12 December 2012

South Africa: Agri SA Welcomes Court Ruling On Transfer of Water Licence

press release

Agri SA president Johannes Möller has welcomed the Appeal Court ruling in the case of AS Makhanya, N.O & the Minister of Water and Environmental Affairs vs. Goede Wellington Boerdery.

This court ruled that Goede Wellington's application for transfer of a water licence, as previously confirmed by the High Court, be granted with an order for costs against the minister. However, the order for costs against the Tribunal, as granted by the High Court, was set aside by the Appeal Court as there was no evidence of gross negligence on the part of the Tribunal.

Agri SA became involved in the case to seek clarity on the requirements for transfer of water rights as applied by the Department of Water Affairs.

According to Möller, the department had followed an approach using their version of black empowerment to the exclusion of all other factors listed in the Act. The relevant application for transfer of water rights was denied by the department, after which Goede Wellington Boerdery took the matter to the Water Tribunal. The Tribunal also focused solely on the transformation issue and adopted the same view as the department.

Act can be reviewed

The North Gauteng High Court was then approached to review the Tribunal's decision. This court ruled in favour of Goede Wellington Boerdery and approved the transfer of the water licence. The court found, among other things, that the Tribunal's decision had been an administrative one which in terms of the Promotion of Administrative Justice Act may be reviewed by a court, and that the court may replace the decision of the decision-maker (in this case the Tribunal) with another decision.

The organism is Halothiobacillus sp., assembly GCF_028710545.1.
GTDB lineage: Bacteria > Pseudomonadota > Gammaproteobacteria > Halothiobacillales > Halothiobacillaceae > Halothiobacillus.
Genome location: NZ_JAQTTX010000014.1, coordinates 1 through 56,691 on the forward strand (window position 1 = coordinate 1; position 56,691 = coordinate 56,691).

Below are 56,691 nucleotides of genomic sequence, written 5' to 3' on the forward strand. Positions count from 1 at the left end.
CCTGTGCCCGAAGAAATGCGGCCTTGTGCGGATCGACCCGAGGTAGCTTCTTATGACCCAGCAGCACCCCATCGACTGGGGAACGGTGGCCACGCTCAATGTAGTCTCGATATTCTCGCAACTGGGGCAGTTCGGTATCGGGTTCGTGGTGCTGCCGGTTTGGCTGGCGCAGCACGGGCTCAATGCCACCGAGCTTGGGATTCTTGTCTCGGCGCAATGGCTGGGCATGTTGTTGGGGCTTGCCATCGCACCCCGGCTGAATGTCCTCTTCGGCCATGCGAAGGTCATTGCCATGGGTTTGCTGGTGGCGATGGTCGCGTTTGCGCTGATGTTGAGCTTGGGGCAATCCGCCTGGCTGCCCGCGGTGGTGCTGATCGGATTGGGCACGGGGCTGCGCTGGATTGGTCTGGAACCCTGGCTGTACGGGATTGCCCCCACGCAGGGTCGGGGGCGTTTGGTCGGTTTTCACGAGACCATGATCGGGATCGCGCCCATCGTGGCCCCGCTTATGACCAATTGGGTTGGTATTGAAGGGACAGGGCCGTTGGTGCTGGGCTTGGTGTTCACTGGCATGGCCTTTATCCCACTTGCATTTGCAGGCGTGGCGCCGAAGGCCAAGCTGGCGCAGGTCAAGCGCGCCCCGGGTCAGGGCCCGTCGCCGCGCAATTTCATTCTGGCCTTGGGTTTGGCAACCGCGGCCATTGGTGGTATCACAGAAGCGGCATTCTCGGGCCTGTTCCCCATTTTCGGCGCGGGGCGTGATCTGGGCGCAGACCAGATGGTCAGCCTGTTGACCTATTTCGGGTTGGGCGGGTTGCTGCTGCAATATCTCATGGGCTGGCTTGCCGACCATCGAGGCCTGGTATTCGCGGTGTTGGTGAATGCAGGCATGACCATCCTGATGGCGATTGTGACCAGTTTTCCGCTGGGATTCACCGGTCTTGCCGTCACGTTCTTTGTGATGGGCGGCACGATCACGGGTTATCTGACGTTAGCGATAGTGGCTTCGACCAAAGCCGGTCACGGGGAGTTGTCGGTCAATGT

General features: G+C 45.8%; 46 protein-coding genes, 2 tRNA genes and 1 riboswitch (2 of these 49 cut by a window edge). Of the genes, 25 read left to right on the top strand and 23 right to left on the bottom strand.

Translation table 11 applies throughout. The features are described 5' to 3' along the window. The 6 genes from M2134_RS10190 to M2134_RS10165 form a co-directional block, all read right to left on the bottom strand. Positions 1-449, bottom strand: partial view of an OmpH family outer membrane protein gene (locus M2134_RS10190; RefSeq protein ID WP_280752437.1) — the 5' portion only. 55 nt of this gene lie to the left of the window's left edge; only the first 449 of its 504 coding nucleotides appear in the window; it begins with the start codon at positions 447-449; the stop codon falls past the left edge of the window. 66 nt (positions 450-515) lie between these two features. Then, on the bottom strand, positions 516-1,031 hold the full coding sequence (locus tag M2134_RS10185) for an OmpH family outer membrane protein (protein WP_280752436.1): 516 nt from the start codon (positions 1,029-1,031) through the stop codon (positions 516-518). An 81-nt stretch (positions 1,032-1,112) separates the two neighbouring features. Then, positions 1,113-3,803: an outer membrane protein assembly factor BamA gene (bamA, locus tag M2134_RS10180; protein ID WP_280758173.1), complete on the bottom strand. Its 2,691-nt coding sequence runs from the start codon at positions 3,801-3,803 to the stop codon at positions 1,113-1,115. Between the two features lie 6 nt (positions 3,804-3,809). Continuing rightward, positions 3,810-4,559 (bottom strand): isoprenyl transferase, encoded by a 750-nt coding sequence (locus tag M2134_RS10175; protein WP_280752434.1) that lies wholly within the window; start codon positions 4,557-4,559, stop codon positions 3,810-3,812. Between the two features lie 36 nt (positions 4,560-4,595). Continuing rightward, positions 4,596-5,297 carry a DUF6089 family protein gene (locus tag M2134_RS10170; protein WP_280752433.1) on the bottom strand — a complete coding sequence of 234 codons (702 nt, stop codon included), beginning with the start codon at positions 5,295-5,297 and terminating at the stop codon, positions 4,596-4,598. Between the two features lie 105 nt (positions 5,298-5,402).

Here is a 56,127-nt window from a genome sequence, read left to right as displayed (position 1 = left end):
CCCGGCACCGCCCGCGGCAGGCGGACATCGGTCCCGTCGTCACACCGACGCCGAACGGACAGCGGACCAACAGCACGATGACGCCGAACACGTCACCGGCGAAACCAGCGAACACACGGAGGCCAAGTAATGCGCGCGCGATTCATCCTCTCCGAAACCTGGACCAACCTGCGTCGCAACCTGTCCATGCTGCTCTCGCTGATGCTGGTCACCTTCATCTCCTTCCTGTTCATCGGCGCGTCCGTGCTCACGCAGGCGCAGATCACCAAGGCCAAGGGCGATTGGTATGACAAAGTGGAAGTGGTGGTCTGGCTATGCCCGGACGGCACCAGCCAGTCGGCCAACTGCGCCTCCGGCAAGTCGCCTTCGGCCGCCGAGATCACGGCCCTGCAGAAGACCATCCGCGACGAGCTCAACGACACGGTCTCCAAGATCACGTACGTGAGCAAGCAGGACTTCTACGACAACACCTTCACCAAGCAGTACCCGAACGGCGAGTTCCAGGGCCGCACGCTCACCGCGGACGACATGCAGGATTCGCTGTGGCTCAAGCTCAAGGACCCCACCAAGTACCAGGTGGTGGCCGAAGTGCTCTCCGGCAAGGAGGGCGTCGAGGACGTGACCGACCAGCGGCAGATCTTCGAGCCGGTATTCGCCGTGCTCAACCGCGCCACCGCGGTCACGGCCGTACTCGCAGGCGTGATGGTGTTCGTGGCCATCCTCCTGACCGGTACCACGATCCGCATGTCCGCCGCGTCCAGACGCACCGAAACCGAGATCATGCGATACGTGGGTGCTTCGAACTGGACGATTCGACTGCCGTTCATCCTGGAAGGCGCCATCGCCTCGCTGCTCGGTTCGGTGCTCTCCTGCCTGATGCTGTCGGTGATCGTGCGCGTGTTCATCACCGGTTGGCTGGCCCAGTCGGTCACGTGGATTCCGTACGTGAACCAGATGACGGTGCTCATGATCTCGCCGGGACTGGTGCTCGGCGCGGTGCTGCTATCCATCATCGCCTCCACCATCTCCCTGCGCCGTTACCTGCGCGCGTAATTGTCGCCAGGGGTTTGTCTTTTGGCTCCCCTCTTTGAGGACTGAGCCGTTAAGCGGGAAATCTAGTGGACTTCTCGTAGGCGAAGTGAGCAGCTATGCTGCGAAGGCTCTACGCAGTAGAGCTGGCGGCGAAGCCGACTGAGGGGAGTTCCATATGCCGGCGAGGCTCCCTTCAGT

The court also strongly criticised the poor handling of the matter by the Tribunal and granted an order for costs against the relevant commissioner of the Tribunal in his official capacity. The state appealed against the Gauteng high court ruling. Mr Makhanya also appealed against the order to pay costs.

On appeal the state argued that the decision of the Tribunal had been a judicial decision and not an administrative one and that the Promotion of Administrative Justice Act was not applicable to judicial decisions. The state's legal team asked that the matter be referred back to the Tribunal.

Unfair to refer case back

The Appeal Court, however, ruled that in light of the lengthy process to which Goede Wellington's application had been subjected (which had started in 2008), the fact that a functional tribunal was not in place at present and since both the department and the tribunal continue to refuse to take other factors in Section 27 of the Act into account during their decision-making, it would be unfair towards Goede Wellington to refer the case back.

Möller said it was tragic that a matter that had so obviously been handled wrongly by the department, as repeatedly pointed out by Agri SA, should be subject to a lengthy court process. "The approach followed by the department did not serve the need for effective water use, economic growth and even black economic empowerment. The Appeal Court ruling will certainly serve as guidance when the Department of Water Affairs must in future process applications for water transfer," said Möller.

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